Guest Post by Elizabeth Shields
Always one to help a fellow writer out, I occasionally feature blog posts written by guest bloggers. This one is quite informative, and discusses interesting aspects about Easter Sunday. I hope you enjoy it.
Easter is almost upon us and throughout the world, just like Christmas, Easter these days is commonly considered a time to be spent with family or your nearest and dearest.
We often don’t give any consideration to where the traditions, that have been carried along from generation to generation, originated from – we just go along with them, not knowing how or where they began…
Easter traditionally commemorates the resurrection of Jesus Christ, which is thought to have taken place around 33 AD and Easter festivals and feasts are believed to have begun during the 2nd Century.
During Medieval times, Easter was a prominent celebration where feasting, combined with music, dance and the consumption of alcohol would take place. These feasts could sometimes go on for days, similar to a Christmas celebration!
Many Easter traditions have been around for centuries but have evolved over time. It was only during the 19th century that Easter really became considered to be a time to spend with family…
Easter Sunday, for many Christians, begins with a sunrise service at church. It is believed that it was dawn when the tomb of Jesus was discovered to be empty and this is why the service is held at sunrise. It is thought to have been started in the 1700’s by the Moravians.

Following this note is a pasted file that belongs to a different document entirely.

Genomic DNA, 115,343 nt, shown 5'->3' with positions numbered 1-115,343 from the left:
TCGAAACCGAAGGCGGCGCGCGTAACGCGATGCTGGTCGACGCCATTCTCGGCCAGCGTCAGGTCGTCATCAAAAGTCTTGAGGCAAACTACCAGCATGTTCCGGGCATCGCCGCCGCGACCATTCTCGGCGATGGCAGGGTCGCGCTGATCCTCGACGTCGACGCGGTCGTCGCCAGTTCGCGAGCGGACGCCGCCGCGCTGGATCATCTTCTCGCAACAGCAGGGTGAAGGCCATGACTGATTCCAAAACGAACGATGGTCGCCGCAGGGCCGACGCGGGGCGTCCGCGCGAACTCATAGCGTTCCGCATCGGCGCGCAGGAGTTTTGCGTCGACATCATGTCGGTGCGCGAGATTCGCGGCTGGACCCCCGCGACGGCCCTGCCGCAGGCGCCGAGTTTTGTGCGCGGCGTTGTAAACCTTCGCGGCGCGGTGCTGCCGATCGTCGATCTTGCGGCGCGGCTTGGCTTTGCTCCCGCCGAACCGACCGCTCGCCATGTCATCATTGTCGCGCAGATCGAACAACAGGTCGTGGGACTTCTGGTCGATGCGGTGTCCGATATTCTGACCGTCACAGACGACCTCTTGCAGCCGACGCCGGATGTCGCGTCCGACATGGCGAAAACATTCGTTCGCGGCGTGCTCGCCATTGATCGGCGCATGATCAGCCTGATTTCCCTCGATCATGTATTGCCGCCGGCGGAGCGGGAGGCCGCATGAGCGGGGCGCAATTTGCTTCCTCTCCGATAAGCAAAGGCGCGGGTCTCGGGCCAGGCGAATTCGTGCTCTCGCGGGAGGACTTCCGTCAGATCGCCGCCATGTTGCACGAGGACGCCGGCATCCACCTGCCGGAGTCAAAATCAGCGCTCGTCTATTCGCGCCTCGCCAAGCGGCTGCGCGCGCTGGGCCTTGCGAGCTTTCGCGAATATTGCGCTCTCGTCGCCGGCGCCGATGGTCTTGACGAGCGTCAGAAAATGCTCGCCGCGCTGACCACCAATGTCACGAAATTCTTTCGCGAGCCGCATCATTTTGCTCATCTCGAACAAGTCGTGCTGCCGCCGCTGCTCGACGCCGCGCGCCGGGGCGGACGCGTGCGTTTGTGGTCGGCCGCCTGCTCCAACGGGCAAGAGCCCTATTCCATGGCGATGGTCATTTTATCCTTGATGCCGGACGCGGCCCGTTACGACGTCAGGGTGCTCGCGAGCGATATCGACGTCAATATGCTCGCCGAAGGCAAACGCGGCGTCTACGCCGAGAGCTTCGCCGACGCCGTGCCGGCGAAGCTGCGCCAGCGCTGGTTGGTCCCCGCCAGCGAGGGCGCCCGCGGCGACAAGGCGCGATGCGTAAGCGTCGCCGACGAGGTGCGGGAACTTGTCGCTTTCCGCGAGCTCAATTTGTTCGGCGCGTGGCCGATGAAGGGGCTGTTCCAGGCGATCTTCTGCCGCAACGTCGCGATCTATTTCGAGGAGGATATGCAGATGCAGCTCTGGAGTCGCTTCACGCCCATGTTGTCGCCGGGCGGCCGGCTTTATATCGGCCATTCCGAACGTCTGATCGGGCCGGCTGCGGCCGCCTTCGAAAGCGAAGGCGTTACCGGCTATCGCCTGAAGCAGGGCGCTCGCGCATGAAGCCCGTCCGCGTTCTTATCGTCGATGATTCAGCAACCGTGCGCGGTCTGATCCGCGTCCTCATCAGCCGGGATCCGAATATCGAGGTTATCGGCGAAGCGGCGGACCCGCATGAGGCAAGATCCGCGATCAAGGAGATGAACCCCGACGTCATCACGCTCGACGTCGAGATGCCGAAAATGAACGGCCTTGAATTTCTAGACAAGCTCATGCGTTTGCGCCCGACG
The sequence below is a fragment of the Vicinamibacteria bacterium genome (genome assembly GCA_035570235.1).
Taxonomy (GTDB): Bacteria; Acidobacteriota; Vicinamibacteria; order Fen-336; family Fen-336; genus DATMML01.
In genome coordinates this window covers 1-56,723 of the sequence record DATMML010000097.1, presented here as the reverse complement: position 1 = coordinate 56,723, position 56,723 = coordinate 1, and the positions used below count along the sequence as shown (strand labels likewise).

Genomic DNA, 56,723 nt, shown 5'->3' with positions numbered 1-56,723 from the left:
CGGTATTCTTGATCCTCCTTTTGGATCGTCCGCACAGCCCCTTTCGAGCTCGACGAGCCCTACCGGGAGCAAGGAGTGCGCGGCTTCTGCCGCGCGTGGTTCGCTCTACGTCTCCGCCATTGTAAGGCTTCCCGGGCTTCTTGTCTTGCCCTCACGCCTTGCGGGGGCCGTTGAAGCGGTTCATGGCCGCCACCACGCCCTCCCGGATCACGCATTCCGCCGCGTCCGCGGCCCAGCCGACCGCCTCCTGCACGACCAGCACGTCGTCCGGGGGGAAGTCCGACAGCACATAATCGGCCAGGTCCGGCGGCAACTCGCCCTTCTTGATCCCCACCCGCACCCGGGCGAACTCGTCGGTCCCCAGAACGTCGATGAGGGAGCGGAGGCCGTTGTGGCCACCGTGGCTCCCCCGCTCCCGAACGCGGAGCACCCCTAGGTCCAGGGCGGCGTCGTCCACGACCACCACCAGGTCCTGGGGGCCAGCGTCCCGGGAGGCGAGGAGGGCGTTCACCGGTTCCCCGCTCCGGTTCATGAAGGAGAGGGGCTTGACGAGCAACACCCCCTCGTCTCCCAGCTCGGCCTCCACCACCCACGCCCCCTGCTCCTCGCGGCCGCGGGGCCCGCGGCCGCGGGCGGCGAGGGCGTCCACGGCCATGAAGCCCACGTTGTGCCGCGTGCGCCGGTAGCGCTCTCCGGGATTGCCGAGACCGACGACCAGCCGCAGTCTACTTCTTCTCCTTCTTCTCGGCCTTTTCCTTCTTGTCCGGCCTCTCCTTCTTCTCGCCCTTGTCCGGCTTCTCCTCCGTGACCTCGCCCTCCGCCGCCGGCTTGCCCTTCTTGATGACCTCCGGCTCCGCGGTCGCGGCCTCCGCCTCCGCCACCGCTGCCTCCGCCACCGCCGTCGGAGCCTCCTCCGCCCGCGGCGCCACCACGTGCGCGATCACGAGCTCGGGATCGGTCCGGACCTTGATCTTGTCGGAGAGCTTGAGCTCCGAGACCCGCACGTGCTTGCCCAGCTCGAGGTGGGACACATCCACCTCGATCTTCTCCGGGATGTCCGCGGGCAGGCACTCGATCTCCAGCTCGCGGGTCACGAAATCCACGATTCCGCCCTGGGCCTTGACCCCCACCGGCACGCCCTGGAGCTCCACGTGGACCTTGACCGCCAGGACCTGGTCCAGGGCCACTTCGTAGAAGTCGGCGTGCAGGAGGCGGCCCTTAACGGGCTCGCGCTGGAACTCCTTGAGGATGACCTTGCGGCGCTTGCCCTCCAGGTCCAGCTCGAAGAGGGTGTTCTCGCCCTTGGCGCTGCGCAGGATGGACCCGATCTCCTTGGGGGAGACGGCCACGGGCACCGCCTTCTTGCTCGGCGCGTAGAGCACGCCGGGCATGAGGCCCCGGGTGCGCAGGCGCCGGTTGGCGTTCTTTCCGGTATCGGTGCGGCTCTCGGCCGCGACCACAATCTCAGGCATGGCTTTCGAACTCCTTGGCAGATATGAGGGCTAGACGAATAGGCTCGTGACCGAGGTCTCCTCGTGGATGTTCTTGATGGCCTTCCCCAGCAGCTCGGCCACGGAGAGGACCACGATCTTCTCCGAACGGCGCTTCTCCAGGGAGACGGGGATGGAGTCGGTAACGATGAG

One of the main symbols of Easter is the Easter bunny, which is thought to have originated from the Pagans and then been brought over to America by German immigrants in the 1700’s, whilst the tradition of decorating eggs is thought to date back as far as the 13th century. The Easter parade tradition is thought to date back even further than this!
Following on with the egg theme, the Easter egg hunt is another tradition which is believed to have originated from Pagan festivals that celebrated fertility. Easter egg hunts (typically aimed at children, although I have to say, I rather still enjoy them myself!) involve eggs being hidden by the Easter bunny. Typically chocolate eggs are hidden, but they can also be eggs filled with candies and even hard-boiled eggs can be used (although I’m not sure if children would love the hunt as much with hard-boiled eggs being used!). The children go hunting for the eggs which they then put into their Easter egg basket and devour later! Kids tend to make a bit of a mess during all of the fun so keeping the house clean will be difficult to say the least! Eggs are also part of the tradition because they were banned during the period of lent in Medieval Europe which resulted in them often being eaten over the Easter period when the fasting had ended.
The tradition of consuming hot cross buns over the Easter period is thought to have begun with a monk during the 12th century, who decided to add the cross shape to the top of them in celebration of Good Friday.
Chocolate eggs – probably one of the most typical symbols of Easter these days – originated in France and Germany in the 19th century and then became popular throughout the rest of Europe and then the United States, where today, consuming copious amounts of chocolate seems to be the main family activity at Easter time… At least in my household!